If you’ve tried traditional sitting meditation practices and had trouble staying still, or simply want to switch up your daily routine, try one of the many forms of moving meditation. They’re all an excellent way to slow down your mind, connect with your body and spirit, and relieve tension. Here are some of my favorite moving meditation practices, but essentially, anything that gets you into a meditative state through slow, thoughtful movements should do the trick.
1. Walking in the Park
This is the most common form of moving meditation. You can do it anywhere, whether that’s walking to work, at a park, or in your backyard. When you’re walking, take slow, deliberate steps, paying attention to the feeling of your foot on the ground, as you roll from your heel to the ball of your foot. As your mind inevitably wanders, gently bring it back to the sensations on your feet.
2. Free-Form Dance
Find a song or playlist that fits your mood and free-form dance in any way that feels good. Connect with your body and the music, practicing a type of body awareness meditation. This is a good option for people who need more active movement to get out of their mind or those who are trying to develop a more loving relationship with their body. Don’t think about how it looks and just dance!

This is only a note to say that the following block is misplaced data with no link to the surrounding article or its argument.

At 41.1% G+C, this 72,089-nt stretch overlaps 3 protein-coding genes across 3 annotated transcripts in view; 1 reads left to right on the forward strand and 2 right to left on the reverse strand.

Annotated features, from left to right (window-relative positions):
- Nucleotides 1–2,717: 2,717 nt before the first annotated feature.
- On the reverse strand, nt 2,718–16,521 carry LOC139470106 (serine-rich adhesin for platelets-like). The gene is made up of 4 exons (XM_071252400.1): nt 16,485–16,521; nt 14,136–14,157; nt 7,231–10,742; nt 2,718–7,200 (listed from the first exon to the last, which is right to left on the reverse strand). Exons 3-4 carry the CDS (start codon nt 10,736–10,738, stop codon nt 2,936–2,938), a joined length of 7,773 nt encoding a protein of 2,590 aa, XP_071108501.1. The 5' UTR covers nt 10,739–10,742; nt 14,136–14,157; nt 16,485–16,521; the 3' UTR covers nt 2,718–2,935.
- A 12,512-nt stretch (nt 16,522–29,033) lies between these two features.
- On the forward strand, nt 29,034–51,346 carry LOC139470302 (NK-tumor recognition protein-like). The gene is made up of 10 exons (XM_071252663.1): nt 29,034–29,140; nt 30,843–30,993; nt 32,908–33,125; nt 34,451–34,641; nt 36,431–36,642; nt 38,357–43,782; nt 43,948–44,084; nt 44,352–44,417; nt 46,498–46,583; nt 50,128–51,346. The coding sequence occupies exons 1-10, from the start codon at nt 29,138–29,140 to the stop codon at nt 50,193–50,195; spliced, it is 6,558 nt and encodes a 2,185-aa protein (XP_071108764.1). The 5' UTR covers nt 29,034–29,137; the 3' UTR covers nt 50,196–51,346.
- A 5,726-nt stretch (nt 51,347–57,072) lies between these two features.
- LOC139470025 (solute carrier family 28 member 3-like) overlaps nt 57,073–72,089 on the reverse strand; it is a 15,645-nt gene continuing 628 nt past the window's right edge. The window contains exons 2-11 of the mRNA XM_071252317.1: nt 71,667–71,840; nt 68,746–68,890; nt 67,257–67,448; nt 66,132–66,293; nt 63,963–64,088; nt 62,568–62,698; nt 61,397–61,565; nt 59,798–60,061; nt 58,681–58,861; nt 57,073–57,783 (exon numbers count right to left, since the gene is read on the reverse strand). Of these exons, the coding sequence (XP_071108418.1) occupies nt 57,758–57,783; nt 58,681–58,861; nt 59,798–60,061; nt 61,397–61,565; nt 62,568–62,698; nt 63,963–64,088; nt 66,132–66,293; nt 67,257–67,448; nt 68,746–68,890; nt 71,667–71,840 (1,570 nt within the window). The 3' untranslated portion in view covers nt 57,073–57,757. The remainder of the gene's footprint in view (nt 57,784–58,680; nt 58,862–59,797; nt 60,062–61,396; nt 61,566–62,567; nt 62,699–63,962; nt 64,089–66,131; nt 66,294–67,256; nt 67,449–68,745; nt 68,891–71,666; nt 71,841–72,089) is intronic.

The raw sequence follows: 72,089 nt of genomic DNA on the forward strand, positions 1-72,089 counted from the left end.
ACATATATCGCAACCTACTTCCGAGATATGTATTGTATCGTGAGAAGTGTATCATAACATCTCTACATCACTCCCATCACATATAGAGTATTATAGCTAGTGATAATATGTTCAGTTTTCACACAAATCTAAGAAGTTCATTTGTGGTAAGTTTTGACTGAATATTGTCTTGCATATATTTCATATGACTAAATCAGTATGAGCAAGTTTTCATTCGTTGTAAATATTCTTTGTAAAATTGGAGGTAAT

3. Tai Chi
A type of Chinese martial art, Tai chi has long been regarded as a meditation practice with several health benefits. The purpose of this gentle practice is to connect mind, body, and spirit, cultivating life energy to move smoothly though the body. There are tons of online resources for beginners wanting to learn Tai chi.
Shavasana doesn’t need to be the only true meditation part of a yoga class. Yoga practices done with the intention to connect the breath and movement (think vinyasa yoga) are an excellent form of moving meditation. Choose a yoga flow that allows you to easily breathe and keep bringing your awareness back to your breath when it starts to focus on thoughts.
Gardening is a stellar moving meditation practice that allows you to connect with the earth and get into a flow state where your mind is concentrating on one thing. Whether you’re planting flowers, plucking weeds, or raking leaves, try to focus on the one thing you’re doing, paying attention to your body’s sensations or breath if your mind is active.